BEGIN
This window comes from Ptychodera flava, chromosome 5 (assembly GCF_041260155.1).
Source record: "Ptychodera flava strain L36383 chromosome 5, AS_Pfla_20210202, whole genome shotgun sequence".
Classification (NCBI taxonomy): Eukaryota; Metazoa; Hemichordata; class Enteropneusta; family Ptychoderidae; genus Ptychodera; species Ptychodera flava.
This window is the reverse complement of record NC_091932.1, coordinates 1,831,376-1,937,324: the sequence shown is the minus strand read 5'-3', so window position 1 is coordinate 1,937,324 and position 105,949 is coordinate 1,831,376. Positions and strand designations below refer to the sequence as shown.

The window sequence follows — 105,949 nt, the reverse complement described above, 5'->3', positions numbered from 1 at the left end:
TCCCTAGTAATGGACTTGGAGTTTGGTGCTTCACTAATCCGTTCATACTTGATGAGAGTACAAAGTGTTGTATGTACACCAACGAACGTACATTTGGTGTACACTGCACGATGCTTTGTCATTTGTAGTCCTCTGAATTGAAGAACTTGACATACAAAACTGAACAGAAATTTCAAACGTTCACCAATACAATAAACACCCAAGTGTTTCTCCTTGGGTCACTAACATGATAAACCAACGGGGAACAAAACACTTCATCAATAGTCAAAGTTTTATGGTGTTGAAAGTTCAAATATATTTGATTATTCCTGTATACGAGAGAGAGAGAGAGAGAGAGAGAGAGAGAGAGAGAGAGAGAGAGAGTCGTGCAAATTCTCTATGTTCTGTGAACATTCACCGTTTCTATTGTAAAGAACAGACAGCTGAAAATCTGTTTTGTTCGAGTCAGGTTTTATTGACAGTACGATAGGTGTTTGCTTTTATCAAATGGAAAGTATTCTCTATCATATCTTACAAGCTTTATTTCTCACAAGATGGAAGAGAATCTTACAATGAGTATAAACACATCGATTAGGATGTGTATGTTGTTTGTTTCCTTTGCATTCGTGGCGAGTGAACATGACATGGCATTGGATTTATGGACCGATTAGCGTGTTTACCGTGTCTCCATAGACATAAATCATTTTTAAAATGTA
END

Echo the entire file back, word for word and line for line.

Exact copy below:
This window comes from Ptychodera flava, chromosome 5 (assembly GCF_041260155.1).
Source record: "Ptychodera flava strain L36383 chromosome 5, AS_Pfla_20210202, whole genome shotgun sequence".
Classification (NCBI taxonomy): Eukaryota; Metazoa; Hemichordata; class Enteropneusta; family Ptychoderidae; genus Ptychodera; species Ptychodera flava.
This window is the reverse complement of record NC_091932.1, coordinates 1,831,376-1,937,324: the sequence shown is the minus strand read 5'-3', so window position 1 is coordinate 1,937,324 and position 105,949 is coordinate 1,831,376. Positions and strand designations below refer to the sequence as shown.

The window sequence follows — 105,949 nt, the reverse complement described above, 5'->3', positions numbered from 1 at the left end:
TCCCTAGTAATGGACTTGGAGTTTGGTGCTTCACTAATCCGTTCATACTTGATGAGAGTACAAAGTGTTGTATGTACACCAACGAACGTACATTTGGTGTACACTGCACGATGCTTTGTCATTTGTAGTCCTCTGAATTGAAGAACTTGACATACAAAACTGAACAGAAATTTCAAACGTTCACCAATACAATAAACACCCAAGTGTTTCTCCTTGGGTCACTAACATGATAAACCAACGGGGAACAAAACACTTCATCAATAGTCAAAGTTTTATGGTGTTGAAAGTTCAAATATATTTGATTATTCCTGTATACGAGAGAGAGAGAGAGAGAGAGAGAGAGAGAGAGAGAGAGAGAGAGAGTCGTGCAAATTCTCTATGTTCTGTGAACATTCACCGTTTCTATTGTAAAGAACAGACAGCTGAAAATCTGTTTTGTTCGAGTCAGGTTTTATTGACAGTACGATAGGTGTTTGCTTTTATCAAATGGAAAGTATTCTCTATCATATCTTACAAGCTTTATTTCTCACAAGATGGAAGAGAATCTTACAATGAGTATAAACACATCGATTAGGATGTGTATGTTGTTTGTTTCCTTTGCATTCGTGGCGAGTGAACATGACATGGCATTGGATTTATGGACCGATTAGCGTGTTTACCGTGTCTCCATAGACATAAATCATTTTTAAAATGTA